Asset management’s growth leads to merger
 
Asset management’s growth leads to merger
06 FEBRUARY 2015 7:24 AM
Executives cite the rising importance of asset management to global ownership companies as the chief reason for the formation of CHMWarnick.
LOS ANGELES—The growth of the asset management discipline in the global hotel industry is the primary reason executives at CHM and Warnick & Company are joining forces to form CHMWarnick.
 
The new company, announced during last week’s Americas Lodging Investment Summit, includes principals Chad Crandell, Richard Warnick and Ken Wilson.
 
Crandell said the timing for the merger makes perfect sense because the need for asset management services has dramatically increased during this economic cycle.
 
“Asset management as we know it is 20 years old, and it’s naturally progressing toward a more integral part of the industry,” Crandell said. “We’re in the cycle where asset management needs to have scale in terms of the number of hotel rooms under management, brands represented, the number of employees, etc.”
 
“Asset management is going to the next level,” Wilson said. “It’s transitioned from a brand-owned, take-care-of-everything-yourself to a recognized investment opportunity.”
 
CHMWarnick has 54 hotels comprising more than 23,000 rooms with a market value of more than $8 billion in its portfolio.
 
A safe haven
Wilson said a whole new scope of global buyers looking for a safe haven in the United States for their investments has emerged, and asset management plays an important role in their success.
 
“They need resources in the U.S.; they need go-to people,” Wilson said. “We’re in a very good cycle—we’re at least back to where we were in the good old days. We believe foreign investors really like U.S. hotels in the current environment.”
 
“We have one master,” Warnick added. “You can’t be a passive owner of hotel real estate; that’s just not the way our business works.”
 
Crandell said the complexity of an industry that combines individual business surrounding spas, restaurants, labor contracts and other elements makes it essential for hotel owners to have representatives looking out for their interests.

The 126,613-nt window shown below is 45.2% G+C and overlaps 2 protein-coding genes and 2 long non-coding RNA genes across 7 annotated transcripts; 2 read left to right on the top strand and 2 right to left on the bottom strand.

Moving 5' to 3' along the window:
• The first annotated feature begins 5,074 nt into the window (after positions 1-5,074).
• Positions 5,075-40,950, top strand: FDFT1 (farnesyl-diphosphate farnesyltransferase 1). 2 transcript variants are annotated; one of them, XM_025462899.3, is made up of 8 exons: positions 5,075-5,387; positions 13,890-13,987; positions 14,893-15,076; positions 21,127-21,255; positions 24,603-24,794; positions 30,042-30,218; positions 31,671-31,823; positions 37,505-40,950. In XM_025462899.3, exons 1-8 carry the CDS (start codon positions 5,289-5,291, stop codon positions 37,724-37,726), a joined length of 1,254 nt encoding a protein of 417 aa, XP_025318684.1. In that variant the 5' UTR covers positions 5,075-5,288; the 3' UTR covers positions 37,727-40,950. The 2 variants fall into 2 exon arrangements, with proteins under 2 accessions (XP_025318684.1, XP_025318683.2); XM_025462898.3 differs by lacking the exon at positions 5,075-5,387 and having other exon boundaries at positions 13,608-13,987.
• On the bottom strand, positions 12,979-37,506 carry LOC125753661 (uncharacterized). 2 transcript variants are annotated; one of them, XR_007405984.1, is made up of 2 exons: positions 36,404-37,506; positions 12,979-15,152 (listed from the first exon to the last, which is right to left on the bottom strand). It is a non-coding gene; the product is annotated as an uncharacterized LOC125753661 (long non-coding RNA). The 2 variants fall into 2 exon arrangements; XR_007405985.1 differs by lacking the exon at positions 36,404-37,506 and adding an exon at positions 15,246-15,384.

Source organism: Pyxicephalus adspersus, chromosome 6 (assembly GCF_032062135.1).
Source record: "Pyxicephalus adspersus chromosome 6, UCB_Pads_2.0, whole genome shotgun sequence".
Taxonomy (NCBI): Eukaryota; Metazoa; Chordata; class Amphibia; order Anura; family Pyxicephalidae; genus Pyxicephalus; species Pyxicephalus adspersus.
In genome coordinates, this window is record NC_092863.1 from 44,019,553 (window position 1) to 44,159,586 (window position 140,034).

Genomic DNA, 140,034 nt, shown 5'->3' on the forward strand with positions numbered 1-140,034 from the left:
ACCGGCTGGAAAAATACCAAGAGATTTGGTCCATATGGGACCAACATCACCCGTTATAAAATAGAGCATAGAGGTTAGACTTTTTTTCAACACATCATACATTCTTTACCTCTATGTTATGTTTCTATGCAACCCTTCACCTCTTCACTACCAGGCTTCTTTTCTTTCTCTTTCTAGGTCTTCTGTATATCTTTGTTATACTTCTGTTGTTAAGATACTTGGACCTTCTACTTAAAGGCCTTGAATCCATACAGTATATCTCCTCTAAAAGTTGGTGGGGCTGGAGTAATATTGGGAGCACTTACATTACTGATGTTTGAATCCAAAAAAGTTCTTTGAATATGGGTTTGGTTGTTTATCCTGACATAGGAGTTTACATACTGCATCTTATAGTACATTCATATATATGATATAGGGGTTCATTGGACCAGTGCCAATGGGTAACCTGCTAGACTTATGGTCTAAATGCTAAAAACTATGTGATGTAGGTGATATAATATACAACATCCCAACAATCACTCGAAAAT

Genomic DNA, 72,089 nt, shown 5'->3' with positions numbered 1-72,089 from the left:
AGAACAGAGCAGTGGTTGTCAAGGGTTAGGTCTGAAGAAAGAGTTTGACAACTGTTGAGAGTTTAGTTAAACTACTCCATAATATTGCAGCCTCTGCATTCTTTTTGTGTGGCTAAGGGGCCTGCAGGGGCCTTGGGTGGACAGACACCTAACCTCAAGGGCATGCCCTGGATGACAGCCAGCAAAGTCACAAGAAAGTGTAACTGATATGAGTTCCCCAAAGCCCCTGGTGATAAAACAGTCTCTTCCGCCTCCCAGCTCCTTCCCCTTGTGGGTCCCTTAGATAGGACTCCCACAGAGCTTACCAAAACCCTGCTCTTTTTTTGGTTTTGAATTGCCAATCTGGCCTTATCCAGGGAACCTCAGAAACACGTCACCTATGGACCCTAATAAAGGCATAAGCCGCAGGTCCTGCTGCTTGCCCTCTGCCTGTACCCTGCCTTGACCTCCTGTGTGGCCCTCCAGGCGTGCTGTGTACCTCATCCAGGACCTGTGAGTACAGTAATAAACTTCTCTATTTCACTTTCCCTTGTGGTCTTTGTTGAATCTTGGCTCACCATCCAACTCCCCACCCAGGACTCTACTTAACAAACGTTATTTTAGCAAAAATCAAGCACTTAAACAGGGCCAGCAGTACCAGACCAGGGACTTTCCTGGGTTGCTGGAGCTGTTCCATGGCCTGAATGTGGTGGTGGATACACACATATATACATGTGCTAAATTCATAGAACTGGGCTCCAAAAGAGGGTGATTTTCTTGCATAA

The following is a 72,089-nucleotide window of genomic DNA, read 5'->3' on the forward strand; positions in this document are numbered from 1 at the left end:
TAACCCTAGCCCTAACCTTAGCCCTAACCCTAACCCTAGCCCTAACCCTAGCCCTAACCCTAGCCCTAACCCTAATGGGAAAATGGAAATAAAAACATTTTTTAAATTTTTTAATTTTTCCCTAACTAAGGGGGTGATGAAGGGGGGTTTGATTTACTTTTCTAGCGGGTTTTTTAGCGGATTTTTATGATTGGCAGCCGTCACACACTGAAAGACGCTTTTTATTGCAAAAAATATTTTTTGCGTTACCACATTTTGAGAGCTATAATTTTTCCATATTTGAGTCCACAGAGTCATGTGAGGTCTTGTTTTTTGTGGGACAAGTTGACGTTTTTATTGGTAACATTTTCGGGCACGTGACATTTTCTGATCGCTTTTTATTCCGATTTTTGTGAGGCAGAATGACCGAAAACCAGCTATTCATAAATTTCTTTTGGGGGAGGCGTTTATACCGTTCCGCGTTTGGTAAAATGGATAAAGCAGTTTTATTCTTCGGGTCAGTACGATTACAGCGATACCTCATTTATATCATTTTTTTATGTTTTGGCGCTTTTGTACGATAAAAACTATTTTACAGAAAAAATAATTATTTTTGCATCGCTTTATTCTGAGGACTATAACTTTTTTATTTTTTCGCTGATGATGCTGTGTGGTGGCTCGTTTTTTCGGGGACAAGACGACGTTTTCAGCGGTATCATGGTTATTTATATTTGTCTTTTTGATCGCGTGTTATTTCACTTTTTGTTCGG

“The hotel industry is increasingly complex, and the velocity of that complexity is increasing,” Warnick said. “It’s not revenue anymore. … It’s now net revenue because (there are) so many people that have their hand in that pie. Even the best brands are better when they are appropriately challenged and collaboratively work with us.”
 
The company will remain focused on the U.S. for the time being but will pursue global opportunities as they appear, according to Crandell.
 
A merging of cultures, names
Warnick said the companies’ cultures fit well together based on his company’s advisory experience and CHM’s management track record.
 
“We see great synergy between the advisory and asset management businesses,” Warnick said. “Skill sets employed on the advisory side are well used on asset management sides.”
 
Warnick said both companies spent years building their brands, so it made sense to combine them.
 
“It would be foolish to jettison that and not take advantage of our names,” Warnick said. “If a client old me they were going to throw away 20 years of brand equity, I’d seriously question them.”
 
Wilson said the executives don’t want to be distracted by having to reeducate the industry about a new name, so combining the names is the perfect solution.
 
According to a news release, the new company’s client roster includes private equity firms, pension funds, Fortune 500 companies, government entities and sovereign government funds, among others. The portfolio includes prestige brands such as Four Seasons, Hilton, Hyatt, Mandarin Oriental, Marriott, Ritz-Carlton, Trump Hotels, Westin and W Hotels, along with several high-profile independent hotels.
 
In addition to overseeing operations, the team also represents the owners of several under-construction hotel projects, including: the Westin Hotel at Denver International Airport; Marriott Marquis McCormick Place Chicago; and a $2-billion luxury mixed-used project in San Francisco, for which the group is providing development, pre-opening and/or asset management services. 
 
The company has offices in Boston, Denver, Los Angeles, Minneapolis, New York City and Phoenix.
 

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